Survey Shares Most People Believe Teachers Should Be Role Models
We face a crisis in which people from all walks of life are in jeopardy of losing their jobs, risking college acceptances and scholarships and even relationships due to careless online posts.
Educators are probably among the most vulnerable because they are constantly scrutinized not only by their students, but by parents and the community. They are held to a higher standard, especially when it comes to reputation-damaging online behavior.
Consider these examples:
- Teacher “H” tweeted she felt like “stabbing” her students. Was this appropriate to put on social media?
- A Boston teacher posted a photo from her classroom about the pilgrims without realizing the racist ramifications. When should we post images from the classroom?
- A teacher’s aide who was named Educator of the Month enjoyed posting her passion for fashion on Instagram—only to be shamed by parents in a Twitter smear campaign. She soon found she was crossing her school’s social media guidelines.
- A Georgia teacher’s aide in was fired for a racist Facebook post calling First Lady Michelle Obama a “gorilla.”
- A college professor found that students aren’t the only ones who can be embarrassed by sending a sext.
- In Florida, a teacher was removed from the classroom because of her white nationalist podcast. According to HuffPost, she actually bragged about teaching her views in a public school.
Who are the role models?
In a recent YouGov Omnibus survey, 47 percent of Americans said they have a female role model in their personal and/or family life. The next most common areas are entertainment and arts at 35 percent. Closely behind are educators, at 31 percent. Teachers are students’ role models, not only in the classroom but online too.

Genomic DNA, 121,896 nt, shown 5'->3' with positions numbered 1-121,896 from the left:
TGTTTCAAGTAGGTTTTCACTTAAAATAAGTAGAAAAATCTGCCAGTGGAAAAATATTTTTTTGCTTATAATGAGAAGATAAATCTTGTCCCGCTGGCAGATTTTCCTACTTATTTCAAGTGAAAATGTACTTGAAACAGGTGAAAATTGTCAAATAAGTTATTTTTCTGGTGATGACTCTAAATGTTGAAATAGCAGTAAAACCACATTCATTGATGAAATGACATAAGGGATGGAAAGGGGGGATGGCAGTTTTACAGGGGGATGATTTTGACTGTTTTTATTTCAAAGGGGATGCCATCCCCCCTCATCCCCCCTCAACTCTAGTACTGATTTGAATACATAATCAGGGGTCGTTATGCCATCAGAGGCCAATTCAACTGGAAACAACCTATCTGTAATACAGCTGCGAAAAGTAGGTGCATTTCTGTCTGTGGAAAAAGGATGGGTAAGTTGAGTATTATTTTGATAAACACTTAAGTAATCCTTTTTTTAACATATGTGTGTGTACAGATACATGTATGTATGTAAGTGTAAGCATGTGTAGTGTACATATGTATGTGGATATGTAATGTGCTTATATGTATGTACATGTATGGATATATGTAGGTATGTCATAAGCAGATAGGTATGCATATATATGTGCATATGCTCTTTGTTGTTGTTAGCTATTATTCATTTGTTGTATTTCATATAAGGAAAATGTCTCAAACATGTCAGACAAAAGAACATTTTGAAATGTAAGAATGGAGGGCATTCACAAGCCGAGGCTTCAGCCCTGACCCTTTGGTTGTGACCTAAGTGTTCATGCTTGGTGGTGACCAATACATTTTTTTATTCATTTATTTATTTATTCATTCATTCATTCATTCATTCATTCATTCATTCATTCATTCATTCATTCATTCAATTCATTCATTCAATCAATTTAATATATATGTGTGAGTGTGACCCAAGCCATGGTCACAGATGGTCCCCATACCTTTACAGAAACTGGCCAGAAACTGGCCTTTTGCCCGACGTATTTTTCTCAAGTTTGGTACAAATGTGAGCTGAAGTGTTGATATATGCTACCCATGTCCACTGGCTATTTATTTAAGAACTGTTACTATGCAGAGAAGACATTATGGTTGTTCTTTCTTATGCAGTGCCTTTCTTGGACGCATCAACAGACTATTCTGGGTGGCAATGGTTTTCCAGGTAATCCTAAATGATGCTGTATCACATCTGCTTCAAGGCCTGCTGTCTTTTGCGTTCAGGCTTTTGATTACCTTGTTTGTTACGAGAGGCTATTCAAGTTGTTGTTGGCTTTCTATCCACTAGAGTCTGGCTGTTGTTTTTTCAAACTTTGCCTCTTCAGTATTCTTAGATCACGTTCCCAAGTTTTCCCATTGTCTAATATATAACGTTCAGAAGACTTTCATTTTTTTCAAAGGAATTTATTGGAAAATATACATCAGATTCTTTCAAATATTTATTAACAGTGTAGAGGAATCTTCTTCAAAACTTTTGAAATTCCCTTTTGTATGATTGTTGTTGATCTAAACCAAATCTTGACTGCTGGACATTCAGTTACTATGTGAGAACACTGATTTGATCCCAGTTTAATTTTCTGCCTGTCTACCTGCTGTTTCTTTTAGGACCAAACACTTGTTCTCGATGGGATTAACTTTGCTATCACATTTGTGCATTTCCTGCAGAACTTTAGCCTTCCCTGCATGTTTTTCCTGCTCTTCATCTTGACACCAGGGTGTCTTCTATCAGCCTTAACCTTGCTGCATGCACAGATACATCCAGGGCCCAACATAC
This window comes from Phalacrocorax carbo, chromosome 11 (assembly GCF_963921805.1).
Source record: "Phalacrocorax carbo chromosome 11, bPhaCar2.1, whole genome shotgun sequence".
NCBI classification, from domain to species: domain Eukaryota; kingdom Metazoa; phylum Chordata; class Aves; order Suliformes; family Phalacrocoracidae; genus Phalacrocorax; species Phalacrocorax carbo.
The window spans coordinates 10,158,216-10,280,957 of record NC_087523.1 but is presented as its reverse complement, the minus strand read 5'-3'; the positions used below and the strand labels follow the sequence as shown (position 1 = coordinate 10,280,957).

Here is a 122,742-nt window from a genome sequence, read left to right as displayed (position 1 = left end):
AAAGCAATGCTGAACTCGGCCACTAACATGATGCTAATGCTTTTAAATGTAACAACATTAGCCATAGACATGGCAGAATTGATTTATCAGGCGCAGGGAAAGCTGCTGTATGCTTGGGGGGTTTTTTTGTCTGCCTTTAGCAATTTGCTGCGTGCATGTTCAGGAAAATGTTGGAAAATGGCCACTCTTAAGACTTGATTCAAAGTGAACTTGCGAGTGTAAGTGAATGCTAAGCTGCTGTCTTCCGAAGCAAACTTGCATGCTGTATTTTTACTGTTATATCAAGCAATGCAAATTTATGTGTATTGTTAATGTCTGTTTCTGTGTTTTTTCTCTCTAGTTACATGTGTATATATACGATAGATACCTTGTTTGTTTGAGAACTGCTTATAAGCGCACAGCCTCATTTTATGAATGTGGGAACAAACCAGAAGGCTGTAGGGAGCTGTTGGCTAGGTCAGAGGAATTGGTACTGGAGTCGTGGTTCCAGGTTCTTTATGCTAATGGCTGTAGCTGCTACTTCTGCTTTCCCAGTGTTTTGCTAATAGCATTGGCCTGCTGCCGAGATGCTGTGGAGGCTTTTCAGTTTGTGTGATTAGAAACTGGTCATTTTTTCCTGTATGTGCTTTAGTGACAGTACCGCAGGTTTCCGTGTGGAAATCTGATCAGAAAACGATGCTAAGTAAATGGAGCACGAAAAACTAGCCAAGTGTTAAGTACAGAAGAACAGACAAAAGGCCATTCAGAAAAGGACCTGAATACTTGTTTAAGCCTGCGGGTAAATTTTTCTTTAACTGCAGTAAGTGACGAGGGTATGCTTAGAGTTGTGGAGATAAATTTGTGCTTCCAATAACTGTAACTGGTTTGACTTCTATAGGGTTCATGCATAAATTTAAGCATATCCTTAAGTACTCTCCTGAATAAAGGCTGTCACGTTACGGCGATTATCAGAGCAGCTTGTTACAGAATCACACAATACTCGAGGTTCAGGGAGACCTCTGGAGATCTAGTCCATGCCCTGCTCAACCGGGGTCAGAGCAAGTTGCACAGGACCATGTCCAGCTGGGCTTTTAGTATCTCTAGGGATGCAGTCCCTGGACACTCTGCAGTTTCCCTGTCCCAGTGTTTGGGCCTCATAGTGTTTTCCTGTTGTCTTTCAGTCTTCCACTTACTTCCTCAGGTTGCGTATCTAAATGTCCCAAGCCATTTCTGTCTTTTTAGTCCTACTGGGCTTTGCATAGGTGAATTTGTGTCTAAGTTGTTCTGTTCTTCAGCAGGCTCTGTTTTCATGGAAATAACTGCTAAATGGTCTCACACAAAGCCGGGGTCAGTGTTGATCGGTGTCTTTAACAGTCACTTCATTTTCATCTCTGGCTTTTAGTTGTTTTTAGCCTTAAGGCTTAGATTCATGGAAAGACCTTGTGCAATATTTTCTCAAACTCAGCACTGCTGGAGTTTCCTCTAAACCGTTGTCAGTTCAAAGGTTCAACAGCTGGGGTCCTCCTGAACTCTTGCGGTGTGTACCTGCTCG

“I can’t believe they posted that!”
Why do we post things that we know could get us in trouble? Are we not thinking it through in the heat of the moment, or do we think no one is paying attention? Are we simply naive, thinking that what we say is only among friends? Or are we the opposite, craving the approval of all those likes or retweets?
As we saw, so many times, these messes can be entirely of our own making. Your online behavior should be the best reflection of who you are offline, but so many of us don’t live up to that ideal. Teachers are no exception; on the contrary, their actions are magnified.
5 Ways to be a grown-up online
1. Pause before you post. Think twice, post once.
2. Never air your workplace woes.
3. Never assume you’re among friends.
4. Write as if the world is watching. (Most of the time, they are).
5. Be constructive, not combative with conversations. Tempers flare, anger is temporary, online is forever.